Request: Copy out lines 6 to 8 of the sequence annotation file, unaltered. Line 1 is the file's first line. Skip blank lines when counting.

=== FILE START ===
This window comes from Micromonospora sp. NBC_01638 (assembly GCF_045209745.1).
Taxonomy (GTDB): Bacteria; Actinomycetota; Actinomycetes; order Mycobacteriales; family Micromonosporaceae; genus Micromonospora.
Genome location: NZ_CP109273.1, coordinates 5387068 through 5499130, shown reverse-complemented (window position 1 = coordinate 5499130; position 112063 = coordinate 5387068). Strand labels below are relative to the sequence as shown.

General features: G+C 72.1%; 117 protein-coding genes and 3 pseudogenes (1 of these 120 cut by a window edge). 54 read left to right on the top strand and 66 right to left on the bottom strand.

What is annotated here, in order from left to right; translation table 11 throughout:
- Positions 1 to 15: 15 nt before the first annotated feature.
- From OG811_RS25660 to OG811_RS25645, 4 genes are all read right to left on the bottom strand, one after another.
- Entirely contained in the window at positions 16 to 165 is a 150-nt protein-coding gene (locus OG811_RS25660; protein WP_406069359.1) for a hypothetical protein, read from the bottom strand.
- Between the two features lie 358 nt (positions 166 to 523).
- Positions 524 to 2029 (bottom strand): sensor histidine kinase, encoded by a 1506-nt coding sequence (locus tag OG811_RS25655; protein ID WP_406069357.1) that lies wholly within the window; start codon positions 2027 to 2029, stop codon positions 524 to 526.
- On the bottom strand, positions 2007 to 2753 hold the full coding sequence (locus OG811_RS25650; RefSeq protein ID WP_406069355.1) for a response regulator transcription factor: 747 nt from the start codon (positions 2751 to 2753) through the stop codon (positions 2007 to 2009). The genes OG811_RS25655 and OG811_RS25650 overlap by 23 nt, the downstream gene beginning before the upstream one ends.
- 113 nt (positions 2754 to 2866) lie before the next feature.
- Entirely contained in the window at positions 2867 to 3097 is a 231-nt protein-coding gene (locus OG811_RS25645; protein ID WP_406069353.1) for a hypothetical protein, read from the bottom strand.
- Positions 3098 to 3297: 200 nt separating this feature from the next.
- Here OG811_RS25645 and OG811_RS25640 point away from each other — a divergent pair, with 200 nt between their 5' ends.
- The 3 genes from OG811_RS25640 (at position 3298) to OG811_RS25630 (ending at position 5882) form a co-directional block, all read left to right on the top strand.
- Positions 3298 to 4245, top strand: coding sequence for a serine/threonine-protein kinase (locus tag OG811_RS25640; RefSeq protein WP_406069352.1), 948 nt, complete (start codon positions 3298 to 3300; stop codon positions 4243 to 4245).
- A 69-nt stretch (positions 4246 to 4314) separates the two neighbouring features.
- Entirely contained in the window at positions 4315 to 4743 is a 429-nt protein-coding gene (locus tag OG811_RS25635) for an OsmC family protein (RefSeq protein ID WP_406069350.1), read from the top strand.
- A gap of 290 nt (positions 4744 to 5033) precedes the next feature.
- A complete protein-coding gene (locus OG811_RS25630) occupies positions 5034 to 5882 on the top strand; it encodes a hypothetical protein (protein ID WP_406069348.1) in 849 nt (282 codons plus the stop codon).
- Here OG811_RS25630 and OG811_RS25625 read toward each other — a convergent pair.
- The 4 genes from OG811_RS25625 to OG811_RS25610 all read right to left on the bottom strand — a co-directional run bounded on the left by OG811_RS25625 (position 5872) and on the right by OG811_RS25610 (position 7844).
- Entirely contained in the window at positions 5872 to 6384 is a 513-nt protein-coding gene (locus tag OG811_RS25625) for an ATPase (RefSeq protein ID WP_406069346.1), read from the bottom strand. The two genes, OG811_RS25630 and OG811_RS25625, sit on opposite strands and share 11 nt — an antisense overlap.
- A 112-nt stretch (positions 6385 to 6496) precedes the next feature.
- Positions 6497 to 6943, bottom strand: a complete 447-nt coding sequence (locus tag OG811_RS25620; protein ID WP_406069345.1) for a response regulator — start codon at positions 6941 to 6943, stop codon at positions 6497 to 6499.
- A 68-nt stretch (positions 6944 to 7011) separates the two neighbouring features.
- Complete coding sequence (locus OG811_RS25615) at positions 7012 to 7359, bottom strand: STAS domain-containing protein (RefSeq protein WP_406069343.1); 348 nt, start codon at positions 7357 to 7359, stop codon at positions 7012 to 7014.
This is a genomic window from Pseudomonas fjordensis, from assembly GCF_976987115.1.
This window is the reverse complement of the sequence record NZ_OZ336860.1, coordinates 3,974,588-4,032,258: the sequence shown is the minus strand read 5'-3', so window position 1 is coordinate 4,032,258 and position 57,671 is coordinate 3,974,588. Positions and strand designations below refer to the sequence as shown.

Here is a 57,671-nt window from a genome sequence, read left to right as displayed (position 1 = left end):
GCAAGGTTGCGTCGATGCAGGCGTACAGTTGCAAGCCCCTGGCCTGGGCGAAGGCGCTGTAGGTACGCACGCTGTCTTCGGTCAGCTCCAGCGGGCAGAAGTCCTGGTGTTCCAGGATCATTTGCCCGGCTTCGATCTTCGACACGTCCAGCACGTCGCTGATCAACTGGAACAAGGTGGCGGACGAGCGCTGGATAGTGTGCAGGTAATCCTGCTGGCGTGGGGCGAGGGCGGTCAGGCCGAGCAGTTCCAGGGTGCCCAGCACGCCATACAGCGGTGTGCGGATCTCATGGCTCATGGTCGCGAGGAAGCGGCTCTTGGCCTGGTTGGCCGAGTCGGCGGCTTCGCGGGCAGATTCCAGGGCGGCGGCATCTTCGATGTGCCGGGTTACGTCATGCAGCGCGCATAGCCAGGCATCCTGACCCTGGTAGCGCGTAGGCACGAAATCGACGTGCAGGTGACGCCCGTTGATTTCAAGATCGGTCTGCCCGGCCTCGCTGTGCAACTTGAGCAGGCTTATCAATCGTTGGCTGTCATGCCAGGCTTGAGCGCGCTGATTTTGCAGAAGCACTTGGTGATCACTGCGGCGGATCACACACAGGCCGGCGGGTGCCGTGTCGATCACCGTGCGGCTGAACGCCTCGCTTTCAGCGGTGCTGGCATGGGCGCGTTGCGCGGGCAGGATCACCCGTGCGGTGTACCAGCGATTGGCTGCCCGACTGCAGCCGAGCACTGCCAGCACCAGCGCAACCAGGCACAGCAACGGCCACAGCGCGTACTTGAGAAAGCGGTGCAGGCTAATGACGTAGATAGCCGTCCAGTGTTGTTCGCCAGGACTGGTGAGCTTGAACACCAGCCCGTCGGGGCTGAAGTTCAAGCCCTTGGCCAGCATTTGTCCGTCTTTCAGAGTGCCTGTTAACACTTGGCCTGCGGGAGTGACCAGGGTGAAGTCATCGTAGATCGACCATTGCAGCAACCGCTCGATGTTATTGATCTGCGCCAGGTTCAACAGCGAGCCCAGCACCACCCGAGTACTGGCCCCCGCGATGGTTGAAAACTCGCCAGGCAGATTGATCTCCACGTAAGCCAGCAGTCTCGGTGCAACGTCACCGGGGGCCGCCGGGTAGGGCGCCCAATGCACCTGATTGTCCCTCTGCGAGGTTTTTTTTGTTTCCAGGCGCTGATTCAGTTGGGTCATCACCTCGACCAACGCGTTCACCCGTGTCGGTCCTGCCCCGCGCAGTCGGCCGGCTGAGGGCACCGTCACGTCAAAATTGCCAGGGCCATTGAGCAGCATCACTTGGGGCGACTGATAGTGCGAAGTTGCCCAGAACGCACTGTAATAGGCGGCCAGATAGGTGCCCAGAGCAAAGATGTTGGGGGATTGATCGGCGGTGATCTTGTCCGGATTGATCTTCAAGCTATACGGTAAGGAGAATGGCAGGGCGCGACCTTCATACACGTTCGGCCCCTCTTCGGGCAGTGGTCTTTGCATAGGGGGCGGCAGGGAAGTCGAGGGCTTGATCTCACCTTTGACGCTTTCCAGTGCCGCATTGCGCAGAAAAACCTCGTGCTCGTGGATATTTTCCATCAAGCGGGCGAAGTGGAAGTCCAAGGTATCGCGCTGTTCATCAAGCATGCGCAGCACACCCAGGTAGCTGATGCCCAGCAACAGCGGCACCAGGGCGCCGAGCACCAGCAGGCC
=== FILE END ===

- Positions 1 to 15: 15 nt before the first annotated feature.
- From OG811_RS25660 to OG811_RS25645, 4 genes are all read right to left on the bottom strand, one after another.
- Entirely contained in the window at positions 16 to 165 is a 150-nt protein-coding gene (locus OG811_RS25660; protein WP_406069359.1) for a hypothetical protein, read from the bottom strand.